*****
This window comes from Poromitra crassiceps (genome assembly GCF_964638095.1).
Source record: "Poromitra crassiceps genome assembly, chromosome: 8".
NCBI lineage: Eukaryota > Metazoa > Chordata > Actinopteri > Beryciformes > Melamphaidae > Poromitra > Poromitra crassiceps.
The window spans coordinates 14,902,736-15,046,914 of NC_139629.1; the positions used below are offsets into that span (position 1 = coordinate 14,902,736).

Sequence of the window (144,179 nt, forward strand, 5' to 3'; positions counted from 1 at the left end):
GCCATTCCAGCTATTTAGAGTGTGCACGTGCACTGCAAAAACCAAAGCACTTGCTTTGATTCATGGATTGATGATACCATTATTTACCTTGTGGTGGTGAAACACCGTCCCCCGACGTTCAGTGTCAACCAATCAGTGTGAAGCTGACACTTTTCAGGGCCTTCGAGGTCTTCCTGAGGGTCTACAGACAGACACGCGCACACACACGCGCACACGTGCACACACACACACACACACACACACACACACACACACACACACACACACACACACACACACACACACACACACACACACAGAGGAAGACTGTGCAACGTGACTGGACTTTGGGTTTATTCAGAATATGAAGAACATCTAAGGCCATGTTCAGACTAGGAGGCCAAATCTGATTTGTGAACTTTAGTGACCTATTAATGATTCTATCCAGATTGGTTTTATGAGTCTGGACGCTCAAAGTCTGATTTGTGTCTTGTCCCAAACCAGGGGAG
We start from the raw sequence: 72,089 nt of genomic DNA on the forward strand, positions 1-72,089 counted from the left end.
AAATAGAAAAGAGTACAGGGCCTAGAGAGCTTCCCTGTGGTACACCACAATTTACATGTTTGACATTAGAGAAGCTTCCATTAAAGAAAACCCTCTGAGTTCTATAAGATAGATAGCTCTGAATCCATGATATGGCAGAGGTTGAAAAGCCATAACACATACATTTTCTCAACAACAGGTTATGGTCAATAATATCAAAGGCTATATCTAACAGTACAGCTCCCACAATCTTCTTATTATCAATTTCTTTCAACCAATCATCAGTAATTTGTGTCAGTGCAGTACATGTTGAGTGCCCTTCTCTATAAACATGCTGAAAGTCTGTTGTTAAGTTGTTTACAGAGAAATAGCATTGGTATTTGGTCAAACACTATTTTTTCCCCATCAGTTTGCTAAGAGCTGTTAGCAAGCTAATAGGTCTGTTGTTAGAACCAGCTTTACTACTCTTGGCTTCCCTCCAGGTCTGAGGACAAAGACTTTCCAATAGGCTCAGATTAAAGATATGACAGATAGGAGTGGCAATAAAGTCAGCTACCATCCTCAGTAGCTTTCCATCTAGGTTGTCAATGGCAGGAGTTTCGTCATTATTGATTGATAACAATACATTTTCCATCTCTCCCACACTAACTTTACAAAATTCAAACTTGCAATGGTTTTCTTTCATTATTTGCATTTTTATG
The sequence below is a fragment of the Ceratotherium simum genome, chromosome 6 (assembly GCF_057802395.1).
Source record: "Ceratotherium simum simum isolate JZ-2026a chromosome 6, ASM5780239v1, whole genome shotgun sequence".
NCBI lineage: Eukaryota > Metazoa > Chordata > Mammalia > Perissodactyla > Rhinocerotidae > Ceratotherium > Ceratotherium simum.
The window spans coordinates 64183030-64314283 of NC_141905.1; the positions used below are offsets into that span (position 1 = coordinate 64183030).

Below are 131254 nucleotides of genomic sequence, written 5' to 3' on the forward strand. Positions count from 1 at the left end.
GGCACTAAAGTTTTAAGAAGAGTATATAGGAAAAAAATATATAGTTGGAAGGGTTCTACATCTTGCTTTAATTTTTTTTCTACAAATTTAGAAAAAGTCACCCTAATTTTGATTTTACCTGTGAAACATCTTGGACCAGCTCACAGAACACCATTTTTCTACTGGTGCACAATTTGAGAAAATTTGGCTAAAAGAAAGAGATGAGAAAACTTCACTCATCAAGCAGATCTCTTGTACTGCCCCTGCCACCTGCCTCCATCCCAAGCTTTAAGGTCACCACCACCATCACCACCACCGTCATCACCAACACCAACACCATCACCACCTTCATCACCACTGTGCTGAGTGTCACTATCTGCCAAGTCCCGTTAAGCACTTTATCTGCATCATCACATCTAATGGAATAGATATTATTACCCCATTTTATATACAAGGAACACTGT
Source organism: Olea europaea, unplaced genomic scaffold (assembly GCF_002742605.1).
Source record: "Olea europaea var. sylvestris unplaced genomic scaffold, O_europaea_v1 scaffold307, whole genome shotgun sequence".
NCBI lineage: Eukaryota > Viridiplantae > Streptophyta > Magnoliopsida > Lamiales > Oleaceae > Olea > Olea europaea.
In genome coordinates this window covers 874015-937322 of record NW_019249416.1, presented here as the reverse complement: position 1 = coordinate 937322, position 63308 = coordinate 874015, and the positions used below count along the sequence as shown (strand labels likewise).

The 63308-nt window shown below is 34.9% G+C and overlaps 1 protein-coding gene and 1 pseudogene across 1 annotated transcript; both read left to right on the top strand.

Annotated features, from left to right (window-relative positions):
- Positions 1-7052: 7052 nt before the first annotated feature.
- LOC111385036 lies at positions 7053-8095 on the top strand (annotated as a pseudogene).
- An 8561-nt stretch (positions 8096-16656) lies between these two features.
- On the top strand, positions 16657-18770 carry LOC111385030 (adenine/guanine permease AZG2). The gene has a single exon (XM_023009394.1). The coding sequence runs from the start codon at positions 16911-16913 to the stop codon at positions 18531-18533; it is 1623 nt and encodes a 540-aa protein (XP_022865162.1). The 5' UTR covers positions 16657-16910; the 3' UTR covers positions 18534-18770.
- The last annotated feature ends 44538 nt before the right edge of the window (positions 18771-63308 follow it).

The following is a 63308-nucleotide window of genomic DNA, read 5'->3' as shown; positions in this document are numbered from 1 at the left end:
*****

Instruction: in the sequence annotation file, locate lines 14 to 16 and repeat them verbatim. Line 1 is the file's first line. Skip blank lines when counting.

GGCACTAAAGTTTTAAGAAGAGTATATAGGAAAAAAATATATAGTTGGAAGGGTTCTACATCTTGCTTTAATTTTTTTTCTACAAATTTAGAAAAAGTCACCCTAATTTTGATTTTACCTGTGAAACATCTTGGACCAGCTCACAGAACACCATTTTTCTACTGGTGCACAATTTGAGAAAATTTGGCTAAAAGAAAGAGATGAGAAAACTTCACTCATCAAGCAGATCTCTTGTACTGCCCCTGCCACCTGCCTCCATCCCAAGCTTTAAGGTCACCACCACCATCACCACCACCGTCATCACCAACACCAACACCATCACCACCTTCATCACCACTGTGCTGAGTGTCACTATCTGCCAAGTCCCGTTAAGCACTTTATCTGCATCATCACATCTAATGGAATAGATATTATTACCCCATTTTATATACAAGGAACACTGT
Source organism: Olea europaea, unplaced genomic scaffold (assembly GCF_002742605.1).
Source record: "Olea europaea var. sylvestris unplaced genomic scaffold, O_europaea_v1 scaffold307, whole genome shotgun sequence".